Why Influencer Marketing Matters in SA during Covid-19
Updated: Apr 21
Whether Covid-19 is boom or bust for your brand, communicating effectively is equally important. No brand can afford to say nothing indefinitely.
We know that brands which stagnate during a crisis take longer to recover – if they recover at all. The challenges right now for brands are extensive. The bar of creativity, innovation and mastering of emerging channels, such as digital, social media and influencer marketing, is at an all-time high for South African brands.
Here are 3 key reasons why you should consider an influencer relations campaign:
An untapped opportunity
Worldwide, influencer marketing is a multi-billion-dollar industry on the rise. In South Africa however, brands have been conservative about embracing influencer marketing.
With traditional PR media routes so congested and overwhelmed by Covid-19 and the related content, there’s tremendous untapped opportunity which can result in substantial development of our influencer marketing sector.
Influencers have accumulated their following for a reason – whether popularity, credibility, or expertise. Influencer marketing allows you to ride on those three pillars to create high-impact conversations around your brand.
At a time when consumers want relevance and authenticity from brands more than anything else, an honest collaboration with the right influencers could be the most effective way to be communicating with your target audience.
Creating ongoing conversation
Consumers expect brands to keep engaging during Covid-19, and recent US research has shown that many millennial consumers particularly expect brands to be making a difference during the crisis.
Consumers want brands to address the Covid-19 lockdown reality, to express their solidarity and be helpful to them. They aren’t looking for a hard sell, right now they want brands to have human-centric messaging, and to make a difference or help equip them to navigate a period of intense fear, anxiety and uncertainty in their lives.
Research is also consistently showing that across the world internet usage is currently extremely high, and with millions under lockdown and many unable to work, time spent on social media has increased.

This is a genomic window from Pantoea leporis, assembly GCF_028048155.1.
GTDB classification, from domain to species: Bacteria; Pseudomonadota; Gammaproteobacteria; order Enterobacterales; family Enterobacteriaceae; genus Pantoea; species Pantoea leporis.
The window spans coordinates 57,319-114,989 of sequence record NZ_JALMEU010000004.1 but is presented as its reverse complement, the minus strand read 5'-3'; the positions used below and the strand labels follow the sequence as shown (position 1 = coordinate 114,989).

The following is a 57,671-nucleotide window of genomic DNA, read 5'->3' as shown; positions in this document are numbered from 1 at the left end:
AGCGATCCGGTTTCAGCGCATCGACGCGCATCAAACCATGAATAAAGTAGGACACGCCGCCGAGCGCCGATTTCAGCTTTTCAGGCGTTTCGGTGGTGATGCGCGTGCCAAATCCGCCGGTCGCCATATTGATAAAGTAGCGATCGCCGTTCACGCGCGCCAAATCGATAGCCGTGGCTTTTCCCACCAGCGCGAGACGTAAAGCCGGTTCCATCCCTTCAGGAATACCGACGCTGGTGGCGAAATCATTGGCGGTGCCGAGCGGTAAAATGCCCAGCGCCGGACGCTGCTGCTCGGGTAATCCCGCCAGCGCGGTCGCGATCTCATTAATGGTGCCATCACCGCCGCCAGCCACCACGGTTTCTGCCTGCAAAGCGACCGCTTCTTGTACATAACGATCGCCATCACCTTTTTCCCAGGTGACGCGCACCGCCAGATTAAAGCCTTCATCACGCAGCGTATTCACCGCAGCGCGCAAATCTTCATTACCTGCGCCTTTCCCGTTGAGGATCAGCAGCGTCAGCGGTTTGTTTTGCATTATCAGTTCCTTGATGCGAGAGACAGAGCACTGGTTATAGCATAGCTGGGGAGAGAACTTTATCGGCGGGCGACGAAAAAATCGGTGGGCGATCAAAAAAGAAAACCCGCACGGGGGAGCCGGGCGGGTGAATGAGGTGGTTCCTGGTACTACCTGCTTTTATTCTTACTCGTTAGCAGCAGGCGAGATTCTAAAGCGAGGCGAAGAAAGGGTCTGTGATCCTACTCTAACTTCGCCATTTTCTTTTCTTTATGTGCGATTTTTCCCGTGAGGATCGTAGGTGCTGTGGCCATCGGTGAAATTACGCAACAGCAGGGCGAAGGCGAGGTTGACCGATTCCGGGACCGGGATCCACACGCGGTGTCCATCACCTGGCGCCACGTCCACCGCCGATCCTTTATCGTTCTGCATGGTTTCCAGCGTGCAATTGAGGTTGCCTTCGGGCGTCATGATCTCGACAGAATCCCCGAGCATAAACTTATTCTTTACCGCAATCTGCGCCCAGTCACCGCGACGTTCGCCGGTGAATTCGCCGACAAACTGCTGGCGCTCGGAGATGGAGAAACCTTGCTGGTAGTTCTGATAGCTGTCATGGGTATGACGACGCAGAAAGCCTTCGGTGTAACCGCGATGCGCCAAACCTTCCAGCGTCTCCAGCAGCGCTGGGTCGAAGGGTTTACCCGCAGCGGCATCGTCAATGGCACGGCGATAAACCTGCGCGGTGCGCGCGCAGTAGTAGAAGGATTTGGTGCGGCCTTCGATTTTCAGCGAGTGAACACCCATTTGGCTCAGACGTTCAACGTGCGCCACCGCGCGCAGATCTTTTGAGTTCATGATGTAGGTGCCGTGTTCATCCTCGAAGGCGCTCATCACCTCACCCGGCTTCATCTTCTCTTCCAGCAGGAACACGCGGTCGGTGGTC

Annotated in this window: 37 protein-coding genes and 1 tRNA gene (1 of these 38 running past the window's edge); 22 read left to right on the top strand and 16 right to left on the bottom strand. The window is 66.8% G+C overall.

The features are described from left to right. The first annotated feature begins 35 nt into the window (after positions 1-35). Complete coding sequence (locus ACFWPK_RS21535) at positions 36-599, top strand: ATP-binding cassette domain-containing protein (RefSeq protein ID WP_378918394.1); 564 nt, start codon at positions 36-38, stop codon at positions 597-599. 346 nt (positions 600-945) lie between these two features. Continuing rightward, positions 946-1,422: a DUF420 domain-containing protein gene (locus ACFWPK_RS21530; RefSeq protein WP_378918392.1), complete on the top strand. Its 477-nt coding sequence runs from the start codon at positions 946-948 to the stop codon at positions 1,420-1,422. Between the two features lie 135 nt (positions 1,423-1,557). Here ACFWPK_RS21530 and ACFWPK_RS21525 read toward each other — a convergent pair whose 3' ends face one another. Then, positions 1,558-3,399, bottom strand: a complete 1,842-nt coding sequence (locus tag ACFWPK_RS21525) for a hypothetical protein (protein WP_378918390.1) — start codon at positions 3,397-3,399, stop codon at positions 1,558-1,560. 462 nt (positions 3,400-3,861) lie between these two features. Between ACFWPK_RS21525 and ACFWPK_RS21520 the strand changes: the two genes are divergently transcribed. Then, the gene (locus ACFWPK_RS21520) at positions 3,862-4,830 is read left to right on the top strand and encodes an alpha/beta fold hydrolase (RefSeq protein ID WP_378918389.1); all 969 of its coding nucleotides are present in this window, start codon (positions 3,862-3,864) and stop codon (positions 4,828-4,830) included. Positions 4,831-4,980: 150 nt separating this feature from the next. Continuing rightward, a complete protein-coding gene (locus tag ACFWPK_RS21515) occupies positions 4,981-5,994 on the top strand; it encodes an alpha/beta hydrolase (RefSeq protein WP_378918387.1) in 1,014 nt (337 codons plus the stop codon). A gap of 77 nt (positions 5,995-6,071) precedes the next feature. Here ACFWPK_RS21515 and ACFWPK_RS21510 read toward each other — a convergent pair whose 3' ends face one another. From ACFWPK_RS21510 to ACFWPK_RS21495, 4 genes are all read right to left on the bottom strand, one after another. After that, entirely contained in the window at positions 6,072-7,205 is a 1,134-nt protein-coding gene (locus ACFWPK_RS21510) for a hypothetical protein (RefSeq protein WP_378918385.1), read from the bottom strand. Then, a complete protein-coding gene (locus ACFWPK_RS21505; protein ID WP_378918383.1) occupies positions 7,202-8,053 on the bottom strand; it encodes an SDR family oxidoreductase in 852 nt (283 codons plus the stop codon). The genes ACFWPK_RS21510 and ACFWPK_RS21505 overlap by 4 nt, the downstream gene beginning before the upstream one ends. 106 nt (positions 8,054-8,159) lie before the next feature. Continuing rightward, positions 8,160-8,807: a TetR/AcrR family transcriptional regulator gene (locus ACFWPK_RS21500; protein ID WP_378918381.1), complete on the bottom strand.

One of the great strengths of influencer marketing is that it enables brands to reach consumers in their world. It lets brands work around ad blocking and increases the possibility that your brand will break through the digital clutter and resonate with your target audience.
Paying for a partnership
For a return on investment, marketers need to understand this and not just the numbers but the nuances of influencer marketing. Some brands have blundered into influencer marketing campaigns with the idea that it’s simply about paying the influencer to say something nice about their brand. What an agency such as Positive Dialogue – which has won industry awards for its influencer marketing campaigns – knows well is that brands and influencers have to be genuinely matched.
The art of getting that right is to ensure that you have a clear strategy in place and the right tools to identify and vet your influencer partners from a reach, relevance, resonance perspective.
Among the oft-cited reasons for doing influencer marketing, the most compelling is the fact that consumers are far more likely to believe what influencers say than when a brand says it. Nielsen’s Global Trust in Advertising Report reveals that 83% of consumers trust opinions of people they know.
There’s awareness and appreciation that top influencers put great thought and effort into their communication and follower relationships. For this reason, community audiences take an interest in their favourite influencers’ success and want them to be able to sustain their efforts to keep informing and entertaining them.
If a brand and influencer is genuinely matched, the content as well as your brand will resonate with the influencers followers and this is the sweet spot where consumers don’t mind if the influencer is being paid. Successful influencer marketing is a bona fide collaboration, and there’s excellent potential for a brand with the right intentions to be a part of that.
By all accounts, widespread economic standstill and rolling lockdowns of the country’s workforce will be part of our ‘new normal’ for quite some time. Marketing resources and investments cannot be put on indefinite hold. Just like individuals, brands need to show what they are made of in times of crisis. Surviving is all about courage, communication, creativity and collaboration.